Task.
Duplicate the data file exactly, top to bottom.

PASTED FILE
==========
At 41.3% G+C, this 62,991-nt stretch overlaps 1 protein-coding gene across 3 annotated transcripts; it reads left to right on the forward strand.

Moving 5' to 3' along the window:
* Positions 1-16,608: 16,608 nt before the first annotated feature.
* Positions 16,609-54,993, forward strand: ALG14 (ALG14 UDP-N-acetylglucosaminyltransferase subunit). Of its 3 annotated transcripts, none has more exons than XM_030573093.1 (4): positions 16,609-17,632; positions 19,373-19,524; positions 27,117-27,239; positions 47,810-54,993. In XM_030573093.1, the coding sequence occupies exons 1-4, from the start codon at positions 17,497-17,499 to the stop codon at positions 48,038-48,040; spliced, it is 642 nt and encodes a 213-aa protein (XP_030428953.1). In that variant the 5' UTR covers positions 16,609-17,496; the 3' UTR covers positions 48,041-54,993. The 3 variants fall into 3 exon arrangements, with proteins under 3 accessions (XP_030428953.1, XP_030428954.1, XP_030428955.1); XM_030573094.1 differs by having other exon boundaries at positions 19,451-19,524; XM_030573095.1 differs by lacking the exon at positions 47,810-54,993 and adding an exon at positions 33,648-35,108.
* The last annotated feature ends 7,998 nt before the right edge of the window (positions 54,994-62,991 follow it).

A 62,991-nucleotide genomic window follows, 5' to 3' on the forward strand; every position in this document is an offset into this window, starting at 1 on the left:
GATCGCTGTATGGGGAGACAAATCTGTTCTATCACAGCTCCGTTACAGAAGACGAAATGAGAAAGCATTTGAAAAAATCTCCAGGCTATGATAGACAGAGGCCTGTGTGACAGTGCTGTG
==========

At 41.3% G+C, this 62,991-nt stretch overlaps 1 protein-coding gene across 3 annotated transcripts; it reads left to right on the forward strand.

Moving 5' to 3' along the window:
* Positions 1-16,608: 16,608 nt before the first annotated feature.
* Positions 16,609-54,993, forward strand: ALG14 (ALG14 UDP-N-acetylglucosaminyltransferase subunit). Of its 3 annotated transcripts, none has more exons than XM_030573093.1 (4): positions 16,609-17,632; positions 19,373-19,524; positions 27,117-27,239; positions 47,810-54,993. In XM_030573093.1, the coding sequence occupies exons 1-4, from the start codon at positions 17,497-17,499 to the stop codon at positions 48,038-48,040; spliced, it is 642 nt and encodes a 213-aa protein (XP_030428953.1). In that variant the 5' UTR covers positions 16,609-17,496; the 3' UTR covers positions 48,041-54,993. The 3 variants fall into 3 exon arrangements, with proteins under 3 accessions (XP_030428953.1, XP_030428954.1, XP_030428955.1); XM_030573094.1 differs by having other exon boundaries at positions 19,451-19,524; XM_030573095.1 differs by lacking the exon at positions 47,810-54,993 and adding an exon at positions 33,648-35,108.
* The last annotated feature ends 7,998 nt before the right edge of the window (positions 54,994-62,991 follow it).

A 62,991-nucleotide genomic window follows, 5' to 3' on the forward strand; every position in this document is an offset into this window, starting at 1 on the left:
GATCGCTGTATGGGGAGACAAATCTGTTCTATCACAGCTCCGTTACAGAAGACGAAATGAGAAAGCATTTGAAAAAATCTCCAGGCTATGATAGACAGAGGCCTGTGTGACAGTGCTGTG